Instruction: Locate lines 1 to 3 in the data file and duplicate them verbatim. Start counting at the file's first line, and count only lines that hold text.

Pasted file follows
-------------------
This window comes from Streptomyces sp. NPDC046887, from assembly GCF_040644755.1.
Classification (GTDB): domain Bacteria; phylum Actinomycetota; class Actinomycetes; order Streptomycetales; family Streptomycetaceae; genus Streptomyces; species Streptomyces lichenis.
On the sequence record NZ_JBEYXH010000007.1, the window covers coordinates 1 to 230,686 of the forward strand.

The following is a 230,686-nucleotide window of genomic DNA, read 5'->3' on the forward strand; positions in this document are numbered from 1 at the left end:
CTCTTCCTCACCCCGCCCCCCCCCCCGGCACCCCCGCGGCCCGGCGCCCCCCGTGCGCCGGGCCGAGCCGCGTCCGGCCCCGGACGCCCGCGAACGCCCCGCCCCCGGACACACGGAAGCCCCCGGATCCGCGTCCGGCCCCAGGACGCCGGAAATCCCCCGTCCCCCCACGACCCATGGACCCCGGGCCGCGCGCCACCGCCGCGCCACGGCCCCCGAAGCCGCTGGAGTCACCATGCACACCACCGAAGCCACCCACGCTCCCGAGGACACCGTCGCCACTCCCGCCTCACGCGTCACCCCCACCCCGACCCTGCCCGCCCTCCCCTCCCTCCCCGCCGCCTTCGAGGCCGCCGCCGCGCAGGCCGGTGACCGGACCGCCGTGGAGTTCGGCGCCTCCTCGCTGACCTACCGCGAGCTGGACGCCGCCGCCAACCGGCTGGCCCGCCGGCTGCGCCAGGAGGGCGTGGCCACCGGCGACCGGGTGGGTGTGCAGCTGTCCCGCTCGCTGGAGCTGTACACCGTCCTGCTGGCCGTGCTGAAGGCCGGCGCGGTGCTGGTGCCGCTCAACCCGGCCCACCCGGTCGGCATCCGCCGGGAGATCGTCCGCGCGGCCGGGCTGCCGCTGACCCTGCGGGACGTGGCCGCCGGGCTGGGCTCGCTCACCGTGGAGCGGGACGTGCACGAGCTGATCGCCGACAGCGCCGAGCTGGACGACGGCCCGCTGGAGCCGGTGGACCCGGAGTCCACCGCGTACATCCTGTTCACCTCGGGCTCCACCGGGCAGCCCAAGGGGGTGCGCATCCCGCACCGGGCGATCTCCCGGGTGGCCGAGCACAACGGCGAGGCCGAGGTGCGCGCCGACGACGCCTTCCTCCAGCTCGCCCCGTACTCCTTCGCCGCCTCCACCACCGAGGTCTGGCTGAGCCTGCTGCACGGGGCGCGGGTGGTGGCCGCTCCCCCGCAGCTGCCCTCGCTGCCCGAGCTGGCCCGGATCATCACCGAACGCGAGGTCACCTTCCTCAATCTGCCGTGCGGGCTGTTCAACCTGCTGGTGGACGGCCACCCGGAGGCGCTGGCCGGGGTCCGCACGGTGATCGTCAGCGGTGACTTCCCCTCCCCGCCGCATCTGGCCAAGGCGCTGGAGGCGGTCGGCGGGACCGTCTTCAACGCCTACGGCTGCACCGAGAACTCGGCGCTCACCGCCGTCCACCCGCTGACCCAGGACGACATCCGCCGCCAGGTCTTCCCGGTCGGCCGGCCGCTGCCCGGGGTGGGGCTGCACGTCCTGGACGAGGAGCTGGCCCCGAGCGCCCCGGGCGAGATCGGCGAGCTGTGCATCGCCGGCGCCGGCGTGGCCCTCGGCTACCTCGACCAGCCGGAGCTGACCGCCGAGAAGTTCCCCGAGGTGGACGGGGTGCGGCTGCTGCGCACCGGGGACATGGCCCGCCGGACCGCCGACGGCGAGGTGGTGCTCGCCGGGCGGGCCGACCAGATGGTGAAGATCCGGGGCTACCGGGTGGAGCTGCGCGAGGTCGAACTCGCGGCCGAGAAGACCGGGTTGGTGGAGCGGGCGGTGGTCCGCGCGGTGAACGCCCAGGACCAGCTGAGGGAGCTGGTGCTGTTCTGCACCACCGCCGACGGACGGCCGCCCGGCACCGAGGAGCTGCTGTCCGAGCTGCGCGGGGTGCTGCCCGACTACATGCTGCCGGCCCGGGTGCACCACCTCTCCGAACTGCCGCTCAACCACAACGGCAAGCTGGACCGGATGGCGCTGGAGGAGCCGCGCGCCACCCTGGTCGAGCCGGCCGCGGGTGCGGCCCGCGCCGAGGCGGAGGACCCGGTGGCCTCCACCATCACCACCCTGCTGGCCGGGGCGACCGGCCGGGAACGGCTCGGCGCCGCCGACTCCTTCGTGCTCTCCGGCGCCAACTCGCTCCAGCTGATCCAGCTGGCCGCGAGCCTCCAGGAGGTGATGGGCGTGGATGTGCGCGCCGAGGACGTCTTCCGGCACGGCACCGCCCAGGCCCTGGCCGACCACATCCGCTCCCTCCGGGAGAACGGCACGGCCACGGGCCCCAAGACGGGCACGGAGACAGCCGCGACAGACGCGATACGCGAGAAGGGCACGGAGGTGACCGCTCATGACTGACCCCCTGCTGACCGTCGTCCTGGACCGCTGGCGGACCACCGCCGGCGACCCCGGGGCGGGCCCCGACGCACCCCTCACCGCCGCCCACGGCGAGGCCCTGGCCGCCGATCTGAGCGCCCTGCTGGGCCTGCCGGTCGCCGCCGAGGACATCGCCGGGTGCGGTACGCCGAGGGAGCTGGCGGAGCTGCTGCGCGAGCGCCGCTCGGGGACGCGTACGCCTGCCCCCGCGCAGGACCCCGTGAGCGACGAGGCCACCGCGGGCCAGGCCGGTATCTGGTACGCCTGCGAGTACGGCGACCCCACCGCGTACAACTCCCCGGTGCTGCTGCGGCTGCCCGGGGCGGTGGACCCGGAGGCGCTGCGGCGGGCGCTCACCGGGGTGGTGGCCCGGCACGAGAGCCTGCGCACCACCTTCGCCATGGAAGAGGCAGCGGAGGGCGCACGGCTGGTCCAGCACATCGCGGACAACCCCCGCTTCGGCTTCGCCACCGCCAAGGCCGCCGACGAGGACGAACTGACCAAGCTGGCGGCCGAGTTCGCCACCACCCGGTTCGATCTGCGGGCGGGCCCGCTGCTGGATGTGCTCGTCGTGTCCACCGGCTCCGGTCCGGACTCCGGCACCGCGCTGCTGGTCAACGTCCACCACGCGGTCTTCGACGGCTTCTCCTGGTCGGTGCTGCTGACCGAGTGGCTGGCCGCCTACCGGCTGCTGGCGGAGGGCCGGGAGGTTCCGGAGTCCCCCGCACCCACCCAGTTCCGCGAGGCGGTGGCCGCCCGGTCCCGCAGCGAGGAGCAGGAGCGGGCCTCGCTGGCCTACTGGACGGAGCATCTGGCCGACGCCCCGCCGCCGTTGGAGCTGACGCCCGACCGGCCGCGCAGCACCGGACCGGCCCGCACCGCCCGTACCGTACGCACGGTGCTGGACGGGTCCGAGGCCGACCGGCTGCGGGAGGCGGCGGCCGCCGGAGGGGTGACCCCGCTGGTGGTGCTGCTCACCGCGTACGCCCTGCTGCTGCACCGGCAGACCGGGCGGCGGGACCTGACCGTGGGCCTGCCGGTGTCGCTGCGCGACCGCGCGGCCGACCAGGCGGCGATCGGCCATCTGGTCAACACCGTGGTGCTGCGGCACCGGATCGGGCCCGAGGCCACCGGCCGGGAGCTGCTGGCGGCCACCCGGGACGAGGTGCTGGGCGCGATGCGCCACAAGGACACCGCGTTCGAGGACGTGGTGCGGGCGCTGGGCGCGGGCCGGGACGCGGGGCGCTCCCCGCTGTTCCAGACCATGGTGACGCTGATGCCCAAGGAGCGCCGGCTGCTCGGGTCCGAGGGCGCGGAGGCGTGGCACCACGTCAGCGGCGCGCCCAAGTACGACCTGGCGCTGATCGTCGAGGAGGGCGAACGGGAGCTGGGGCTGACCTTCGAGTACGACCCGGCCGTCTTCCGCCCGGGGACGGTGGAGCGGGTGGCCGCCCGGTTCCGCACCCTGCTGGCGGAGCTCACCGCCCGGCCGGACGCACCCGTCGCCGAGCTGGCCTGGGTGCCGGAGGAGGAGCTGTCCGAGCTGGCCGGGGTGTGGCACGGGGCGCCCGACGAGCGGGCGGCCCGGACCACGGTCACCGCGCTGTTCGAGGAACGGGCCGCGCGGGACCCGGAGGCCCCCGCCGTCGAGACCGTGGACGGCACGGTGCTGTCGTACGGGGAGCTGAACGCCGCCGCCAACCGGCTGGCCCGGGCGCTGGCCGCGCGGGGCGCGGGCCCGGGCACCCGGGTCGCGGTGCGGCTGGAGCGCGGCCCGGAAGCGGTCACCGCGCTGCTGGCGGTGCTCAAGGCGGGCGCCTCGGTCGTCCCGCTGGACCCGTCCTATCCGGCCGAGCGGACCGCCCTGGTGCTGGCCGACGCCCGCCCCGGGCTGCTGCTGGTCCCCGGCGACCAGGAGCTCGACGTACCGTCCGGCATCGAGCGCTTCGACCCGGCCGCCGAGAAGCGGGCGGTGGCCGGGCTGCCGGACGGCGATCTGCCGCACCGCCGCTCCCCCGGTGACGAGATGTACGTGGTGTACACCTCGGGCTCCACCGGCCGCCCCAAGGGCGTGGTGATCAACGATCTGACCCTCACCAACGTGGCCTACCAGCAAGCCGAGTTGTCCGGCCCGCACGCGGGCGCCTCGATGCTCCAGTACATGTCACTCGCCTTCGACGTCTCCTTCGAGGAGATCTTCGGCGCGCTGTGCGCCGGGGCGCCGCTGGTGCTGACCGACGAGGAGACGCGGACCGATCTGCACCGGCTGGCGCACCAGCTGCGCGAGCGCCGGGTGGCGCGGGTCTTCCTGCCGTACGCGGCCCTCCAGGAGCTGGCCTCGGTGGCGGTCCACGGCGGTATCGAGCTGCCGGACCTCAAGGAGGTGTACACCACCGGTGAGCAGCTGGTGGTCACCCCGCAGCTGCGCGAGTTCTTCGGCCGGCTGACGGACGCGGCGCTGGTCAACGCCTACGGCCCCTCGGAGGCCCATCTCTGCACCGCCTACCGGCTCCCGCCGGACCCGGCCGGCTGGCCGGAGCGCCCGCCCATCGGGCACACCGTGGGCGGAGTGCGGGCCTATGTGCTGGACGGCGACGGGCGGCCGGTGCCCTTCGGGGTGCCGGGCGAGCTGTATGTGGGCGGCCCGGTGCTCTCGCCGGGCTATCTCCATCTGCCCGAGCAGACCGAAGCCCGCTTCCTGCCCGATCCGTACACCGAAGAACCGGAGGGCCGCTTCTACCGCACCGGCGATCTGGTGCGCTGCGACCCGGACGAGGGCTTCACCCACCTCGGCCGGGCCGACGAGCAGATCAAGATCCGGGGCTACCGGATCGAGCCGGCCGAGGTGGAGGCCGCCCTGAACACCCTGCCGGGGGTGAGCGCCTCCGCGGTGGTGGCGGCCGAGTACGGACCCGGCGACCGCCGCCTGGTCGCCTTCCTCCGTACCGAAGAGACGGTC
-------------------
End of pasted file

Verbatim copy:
This window comes from Streptomyces sp. NPDC046887, from assembly GCF_040644755.1.
Classification (GTDB): domain Bacteria; phylum Actinomycetota; class Actinomycetes; order Streptomycetales; family Streptomycetaceae; genus Streptomyces; species Streptomyces lichenis.
On the sequence record NZ_JBEYXH010000007.1, the window covers coordinates 1 to 230,686 of the forward strand.